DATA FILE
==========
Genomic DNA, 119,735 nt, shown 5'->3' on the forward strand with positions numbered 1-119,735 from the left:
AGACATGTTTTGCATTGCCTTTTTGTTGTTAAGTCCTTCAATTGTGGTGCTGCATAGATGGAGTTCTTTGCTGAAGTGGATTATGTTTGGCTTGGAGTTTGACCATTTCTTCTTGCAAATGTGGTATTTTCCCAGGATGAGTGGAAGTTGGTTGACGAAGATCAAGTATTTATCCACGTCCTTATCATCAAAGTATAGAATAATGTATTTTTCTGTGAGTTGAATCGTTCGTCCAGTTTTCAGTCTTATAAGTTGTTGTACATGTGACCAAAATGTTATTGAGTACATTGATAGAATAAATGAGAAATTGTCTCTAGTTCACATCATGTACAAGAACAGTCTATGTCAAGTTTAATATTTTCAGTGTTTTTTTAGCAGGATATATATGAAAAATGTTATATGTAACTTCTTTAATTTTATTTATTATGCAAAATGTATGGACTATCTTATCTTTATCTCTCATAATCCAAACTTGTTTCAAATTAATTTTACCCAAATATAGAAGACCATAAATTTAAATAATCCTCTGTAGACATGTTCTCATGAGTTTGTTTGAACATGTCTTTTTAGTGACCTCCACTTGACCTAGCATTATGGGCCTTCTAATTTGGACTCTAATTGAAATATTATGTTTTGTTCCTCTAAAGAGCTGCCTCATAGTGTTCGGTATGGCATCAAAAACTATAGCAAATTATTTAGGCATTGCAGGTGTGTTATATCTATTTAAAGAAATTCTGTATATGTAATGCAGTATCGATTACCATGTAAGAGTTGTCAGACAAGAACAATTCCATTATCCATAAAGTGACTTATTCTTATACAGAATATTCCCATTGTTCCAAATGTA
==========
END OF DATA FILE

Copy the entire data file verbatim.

Genomic DNA, 119,735 nt, shown 5'->3' on the forward strand with positions numbered 1-119,735 from the left:
AGACATGTTTTGCATTGCCTTTTTGTTGTTAAGTCCTTCAATTGTGGTGCTGCATAGATGGAGTTCTTTGCTGAAGTGGATTATGTTTGGCTTGGAGTTTGACCATTTCTTCTTGCAAATGTGGTATTTTCCCAGGATGAGTGGAAGTTGGTTGACGAAGATCAAGTATTTATCCACGTCCTTATCATCAAAGTATAGAATAATGTATTTTTCTGTGAGTTGAATCGTTCGTCCAGTTTTCAGTCTTATAAGTTGTTGTACATGTGACCAAAATGTTATTGAGTACATTGATAGAATAAATGAGAAATTGTCTCTAGTTCACATCATGTACAAGAACAGTCTATGTCAAGTTTAATATTTTCAGTGTTTTTTTAGCAGGATATATATGAAAAATGTTATATGTAACTTCTTTAATTTTATTTATTATGCAAAATGTATGGACTATCTTATCTTTATCTCTCATAATCCAAACTTGTTTCAAATTAATTTTACCCAAATATAGAAGACCATAAATTTAAATAATCCTCTGTAGACATGTTCTCATGAGTTTGTTTGAACATGTCTTTTTAGTGACCTCCACTTGACCTAGCATTATGGGCCTTCTAATTTGGACTCTAATTGAAATATTATGTTTTGTTCCTCTAAAGAGCTGCCTCATAGTGTTCGGTATGGCATCAAAAACTATAGCAAATTATTTAGGCATTGCAGGTGTGTTATATCTATTTAAAGAAATTCTGTATATGTAATGCAGTATCGATTACCATGTAAGAGTTGTCAGACAAGAACAATTCCATTATCCATAAAGTGACTTATTCTTATACAGAATATTCCCATTGTTCCAAATGTA